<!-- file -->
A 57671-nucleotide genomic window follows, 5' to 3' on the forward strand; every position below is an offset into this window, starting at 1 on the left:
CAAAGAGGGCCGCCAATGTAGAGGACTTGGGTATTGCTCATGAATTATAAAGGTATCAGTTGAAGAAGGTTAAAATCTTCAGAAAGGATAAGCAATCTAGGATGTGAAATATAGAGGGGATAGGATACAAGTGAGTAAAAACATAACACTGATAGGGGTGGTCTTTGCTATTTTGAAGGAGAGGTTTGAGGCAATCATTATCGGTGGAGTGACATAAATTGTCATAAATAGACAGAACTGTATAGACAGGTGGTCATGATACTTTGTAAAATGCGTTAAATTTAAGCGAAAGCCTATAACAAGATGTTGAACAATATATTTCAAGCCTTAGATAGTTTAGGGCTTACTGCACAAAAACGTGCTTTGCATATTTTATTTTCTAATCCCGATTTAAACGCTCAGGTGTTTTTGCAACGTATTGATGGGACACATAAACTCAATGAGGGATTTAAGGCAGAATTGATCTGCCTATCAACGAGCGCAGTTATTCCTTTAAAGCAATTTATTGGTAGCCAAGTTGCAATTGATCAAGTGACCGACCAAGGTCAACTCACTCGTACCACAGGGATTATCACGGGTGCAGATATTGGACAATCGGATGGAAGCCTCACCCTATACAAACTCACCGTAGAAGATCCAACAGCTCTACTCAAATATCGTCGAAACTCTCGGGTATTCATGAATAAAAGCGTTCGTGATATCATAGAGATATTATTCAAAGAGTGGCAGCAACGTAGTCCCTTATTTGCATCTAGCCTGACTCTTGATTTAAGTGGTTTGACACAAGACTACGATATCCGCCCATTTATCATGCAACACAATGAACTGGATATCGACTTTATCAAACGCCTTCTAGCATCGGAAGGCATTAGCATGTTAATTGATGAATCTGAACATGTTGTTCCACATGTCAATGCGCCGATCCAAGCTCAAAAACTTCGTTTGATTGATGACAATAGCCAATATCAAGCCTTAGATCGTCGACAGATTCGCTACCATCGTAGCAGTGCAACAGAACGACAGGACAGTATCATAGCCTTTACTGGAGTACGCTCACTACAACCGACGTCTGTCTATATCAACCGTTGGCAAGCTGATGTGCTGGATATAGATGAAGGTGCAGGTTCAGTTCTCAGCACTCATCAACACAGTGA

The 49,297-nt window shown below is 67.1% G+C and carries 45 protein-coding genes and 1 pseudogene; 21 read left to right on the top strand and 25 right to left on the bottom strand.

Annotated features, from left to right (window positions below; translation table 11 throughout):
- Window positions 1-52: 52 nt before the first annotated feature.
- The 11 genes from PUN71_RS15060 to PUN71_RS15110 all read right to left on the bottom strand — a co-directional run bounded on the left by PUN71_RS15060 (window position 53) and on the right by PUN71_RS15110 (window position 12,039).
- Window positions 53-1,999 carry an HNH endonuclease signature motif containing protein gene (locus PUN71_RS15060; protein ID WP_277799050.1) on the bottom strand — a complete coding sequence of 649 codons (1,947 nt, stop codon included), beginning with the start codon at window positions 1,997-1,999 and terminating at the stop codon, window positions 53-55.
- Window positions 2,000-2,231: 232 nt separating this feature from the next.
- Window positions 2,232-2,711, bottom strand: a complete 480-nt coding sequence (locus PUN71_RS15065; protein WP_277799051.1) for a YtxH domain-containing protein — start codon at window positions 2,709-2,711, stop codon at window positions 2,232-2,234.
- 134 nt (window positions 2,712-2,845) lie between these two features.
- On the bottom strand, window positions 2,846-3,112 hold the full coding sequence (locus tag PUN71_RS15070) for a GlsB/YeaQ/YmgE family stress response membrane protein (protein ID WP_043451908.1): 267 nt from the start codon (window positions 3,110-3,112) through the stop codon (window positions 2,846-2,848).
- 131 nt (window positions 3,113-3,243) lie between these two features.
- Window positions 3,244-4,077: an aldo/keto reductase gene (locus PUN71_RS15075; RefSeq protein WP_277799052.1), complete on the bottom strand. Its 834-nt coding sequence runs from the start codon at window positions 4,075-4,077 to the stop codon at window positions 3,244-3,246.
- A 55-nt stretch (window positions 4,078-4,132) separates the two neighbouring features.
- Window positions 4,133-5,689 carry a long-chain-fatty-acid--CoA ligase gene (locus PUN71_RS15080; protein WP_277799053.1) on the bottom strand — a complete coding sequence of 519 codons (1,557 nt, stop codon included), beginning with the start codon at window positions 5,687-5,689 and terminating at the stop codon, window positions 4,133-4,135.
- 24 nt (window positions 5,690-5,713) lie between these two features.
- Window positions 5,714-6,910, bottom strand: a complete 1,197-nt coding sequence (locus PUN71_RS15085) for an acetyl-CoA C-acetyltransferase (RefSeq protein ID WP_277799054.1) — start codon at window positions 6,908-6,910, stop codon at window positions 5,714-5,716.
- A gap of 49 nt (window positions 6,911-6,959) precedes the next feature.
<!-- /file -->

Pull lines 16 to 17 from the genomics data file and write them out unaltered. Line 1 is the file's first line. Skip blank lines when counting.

- 24 nt (window positions 5,690-5,713) lie between these two features.
- Window positions 5,714-6,910, bottom strand: a complete 1,197-nt coding sequence (locus PUN71_RS15085) for an acetyl-CoA C-acetyltransferase (RefSeq protein ID WP_277799054.1) — start codon at window positions 6,908-6,910, stop codon at window positions 5,714-5,716.